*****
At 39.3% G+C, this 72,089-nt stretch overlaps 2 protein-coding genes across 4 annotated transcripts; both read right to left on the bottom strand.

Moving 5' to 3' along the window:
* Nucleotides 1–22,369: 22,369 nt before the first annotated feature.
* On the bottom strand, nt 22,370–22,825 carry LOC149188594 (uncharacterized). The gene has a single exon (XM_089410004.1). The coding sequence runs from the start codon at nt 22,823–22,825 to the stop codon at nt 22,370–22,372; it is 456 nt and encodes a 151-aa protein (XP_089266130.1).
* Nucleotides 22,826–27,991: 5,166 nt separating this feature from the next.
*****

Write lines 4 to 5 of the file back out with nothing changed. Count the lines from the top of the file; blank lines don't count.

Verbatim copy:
* On the bottom strand, nt 22,370–22,825 carry LOC149188594 (uncharacterized). The gene has a single exon (XM_089410004.1). The coding sequence runs from the start codon at nt 22,823–22,825 to the stop codon at nt 22,370–22,372; it is 456 nt and encodes a 151-aa protein (XP_089266130.1).
* Nucleotides 22,826–27,991: 5,166 nt separating this feature from the next.